Jules and Jim ★★½

This review may contain spoilers. I can handle the truth.

This review may contain spoilers.

Upgrade. Long my least favorite Truffaut (though I've only seen The Story of Adele H. and Love on the Run once each and it was eons ago), but I tentatively assumed I'd get more out of it now; however, looking at the very angry rant I wrote about it after immensely looking forward to it way back when -- so long ago that my source was a rented widescreen VHS tape! -- I can't say I've evolved much. All that's changed is I'm more willing to forgive the things I hate about it because the first half is so breezy and engaging. There are lyrical moments (the Renoir-isms in the countryside) and some enjoyably frenetic editing; as a piece of aesthetic technique, it's perfectly acceptable. I even sort of like the disembodied voiceover, which tends to inject a deadpan humor these pretentious characters badly need. The problem is that said characters are neither enjoyable to spend time with nor particularly believable, and the flippant attitude toward women, while not altogether surprising or even totally lacking critical self-awareness, is egregiously adolescent pretty much from start to end, prodded along by the stilted way in which these people communicate and the repetitive self-imposed misery that determines their relationship, and re-determines it, and does it again, and again and again. And again. When I first heard of this film, it was explained as a story of "three people in love." Buddy, if this is love...

The best scene is that in which Catherine leaps into the water, because it simultaneously lays out the tiresome, trite nature of misogyny dressed with literary pretension while not just directly rebuking it through Catherine's response but even taking the time to single out Jim's tacit agreement-by-silence. Truffaut was clearly capable of this degree of insight, and I think he (like Lubitsch) was vaguely aware that his burned-in condescension toward women was a problem, but thanks (seemingly) to the source novel he gets trapped in some strange loop of decadent misery among the kind of people who cap off an argument about infidelity with a brief exchange about borrowing a book. I suppose my problem is I find these characters deeply uninteresting; I could live with hating them, I could even deal with finding them insufferable, but boring is my limit. This even applies to Catherine, whose one-dimensional cRaZeE quickly runs out of depth and slips into the realm of "male writer [could be Truffaut, is more likely Roché] with massive issues attempting to write a complex woman based on seemingly very limited exposure to actual human women." Despite this, Jeanne Moreau gives a memorable performance, while Henri Serre and especially Oskar Werner can do little to bring personality to the charmless caricatures of angsty intellectualism they are meant to embody. And maybe this is too personal but I'm mildly furious at the knowledge that Sabine is the one who's going to end up dealing with all this mess someday.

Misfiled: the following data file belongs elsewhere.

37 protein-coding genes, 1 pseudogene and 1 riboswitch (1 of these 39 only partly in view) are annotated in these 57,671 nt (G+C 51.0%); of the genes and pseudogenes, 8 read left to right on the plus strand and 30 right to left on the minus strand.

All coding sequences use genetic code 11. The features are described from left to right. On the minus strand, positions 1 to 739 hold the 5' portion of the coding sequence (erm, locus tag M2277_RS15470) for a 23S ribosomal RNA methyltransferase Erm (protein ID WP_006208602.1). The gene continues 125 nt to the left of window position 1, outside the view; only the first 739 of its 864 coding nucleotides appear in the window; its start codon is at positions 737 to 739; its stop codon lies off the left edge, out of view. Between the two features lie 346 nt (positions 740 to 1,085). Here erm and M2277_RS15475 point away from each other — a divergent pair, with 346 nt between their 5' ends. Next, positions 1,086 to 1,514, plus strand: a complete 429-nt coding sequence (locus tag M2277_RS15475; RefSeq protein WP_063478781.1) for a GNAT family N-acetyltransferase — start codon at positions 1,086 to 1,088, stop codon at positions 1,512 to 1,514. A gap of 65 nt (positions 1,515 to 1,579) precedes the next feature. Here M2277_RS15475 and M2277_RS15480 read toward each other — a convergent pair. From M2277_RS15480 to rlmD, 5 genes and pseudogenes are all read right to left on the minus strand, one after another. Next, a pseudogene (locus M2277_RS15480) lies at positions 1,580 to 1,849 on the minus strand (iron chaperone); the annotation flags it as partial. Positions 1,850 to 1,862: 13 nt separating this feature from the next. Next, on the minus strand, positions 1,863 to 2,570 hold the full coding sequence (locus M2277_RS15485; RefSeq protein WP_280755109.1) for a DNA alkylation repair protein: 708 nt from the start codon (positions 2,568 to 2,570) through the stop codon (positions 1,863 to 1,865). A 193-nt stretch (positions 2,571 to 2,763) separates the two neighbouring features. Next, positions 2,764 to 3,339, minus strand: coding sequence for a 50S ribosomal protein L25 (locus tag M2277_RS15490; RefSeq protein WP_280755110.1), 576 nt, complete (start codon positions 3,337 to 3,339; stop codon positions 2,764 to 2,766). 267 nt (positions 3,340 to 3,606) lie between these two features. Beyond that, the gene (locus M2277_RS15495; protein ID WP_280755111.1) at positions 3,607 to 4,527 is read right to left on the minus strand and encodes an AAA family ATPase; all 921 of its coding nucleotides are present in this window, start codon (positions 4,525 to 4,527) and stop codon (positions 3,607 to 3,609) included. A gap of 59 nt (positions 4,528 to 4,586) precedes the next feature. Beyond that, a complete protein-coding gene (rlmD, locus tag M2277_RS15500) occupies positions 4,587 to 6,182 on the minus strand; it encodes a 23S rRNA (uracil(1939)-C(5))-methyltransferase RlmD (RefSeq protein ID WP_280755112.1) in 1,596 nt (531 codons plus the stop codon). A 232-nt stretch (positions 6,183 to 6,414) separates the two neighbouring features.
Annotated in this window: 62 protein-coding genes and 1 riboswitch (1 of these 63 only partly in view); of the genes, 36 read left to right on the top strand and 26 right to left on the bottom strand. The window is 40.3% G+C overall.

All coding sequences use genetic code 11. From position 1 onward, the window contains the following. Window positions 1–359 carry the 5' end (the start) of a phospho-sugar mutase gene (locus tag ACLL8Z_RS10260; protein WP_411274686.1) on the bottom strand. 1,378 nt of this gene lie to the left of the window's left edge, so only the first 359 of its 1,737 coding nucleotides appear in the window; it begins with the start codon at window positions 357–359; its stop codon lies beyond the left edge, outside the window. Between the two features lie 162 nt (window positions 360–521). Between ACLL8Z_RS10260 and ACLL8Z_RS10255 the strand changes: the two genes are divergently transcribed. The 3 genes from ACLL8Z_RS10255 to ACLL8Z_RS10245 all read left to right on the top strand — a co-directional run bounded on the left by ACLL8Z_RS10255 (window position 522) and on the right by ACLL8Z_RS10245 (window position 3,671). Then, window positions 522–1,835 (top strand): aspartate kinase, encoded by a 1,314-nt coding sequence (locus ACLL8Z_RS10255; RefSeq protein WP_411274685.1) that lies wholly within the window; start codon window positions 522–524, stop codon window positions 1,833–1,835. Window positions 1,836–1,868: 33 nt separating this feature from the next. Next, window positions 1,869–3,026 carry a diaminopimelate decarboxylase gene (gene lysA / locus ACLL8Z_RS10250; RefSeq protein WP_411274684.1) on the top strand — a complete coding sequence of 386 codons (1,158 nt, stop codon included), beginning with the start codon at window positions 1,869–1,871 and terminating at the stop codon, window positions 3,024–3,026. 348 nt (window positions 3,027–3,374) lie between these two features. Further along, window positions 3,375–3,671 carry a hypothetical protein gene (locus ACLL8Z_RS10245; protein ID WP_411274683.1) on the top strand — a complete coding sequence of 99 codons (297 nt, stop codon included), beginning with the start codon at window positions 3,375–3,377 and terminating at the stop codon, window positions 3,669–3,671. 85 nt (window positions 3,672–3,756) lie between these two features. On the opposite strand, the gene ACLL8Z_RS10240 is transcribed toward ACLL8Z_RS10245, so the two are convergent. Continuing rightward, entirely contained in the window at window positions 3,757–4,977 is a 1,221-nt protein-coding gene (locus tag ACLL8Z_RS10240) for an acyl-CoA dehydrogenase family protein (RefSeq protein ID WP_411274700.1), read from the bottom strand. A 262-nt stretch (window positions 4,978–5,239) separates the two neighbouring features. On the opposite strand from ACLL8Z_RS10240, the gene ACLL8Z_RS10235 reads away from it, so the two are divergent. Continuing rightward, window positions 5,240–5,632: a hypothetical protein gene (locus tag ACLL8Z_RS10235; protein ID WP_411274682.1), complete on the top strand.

I had to chuckle at the plot summary I offered up as a much younger and less mature viewer, which I still think pretty much gets at the whole issue: "Jules and Jim are friends and they meet this girl who looks like a statue they really like. Seriously. So they all cavort and one day she jumps into the water, then gets out. Then the war starts and Jules marries the girl, Catherine. Then Jim shows up. Jim wants Catherine. Jules is losing Catherine even though they have a daughter because Catherine is amoral and has No Boundaries in Life or something. Jim moves in with Jules and Catherine, Jim doesn’t like it when Catherine has sex with her husband this one time because he gets jealous. Now Catherine is with Jim. Now Jim’s someplace else. Now Catherine is with some other guy. Now Catherine is with Jim again. Now Jules is pacing around somewhere. Now everyone talks a whole lot. Now Catherine is pregnant. Now Jim is somewhere else again. Now Catherine isn’t pregnant. Now Catherine is with Jim. Then Catherine drives Jim off a bridge and they die. The end."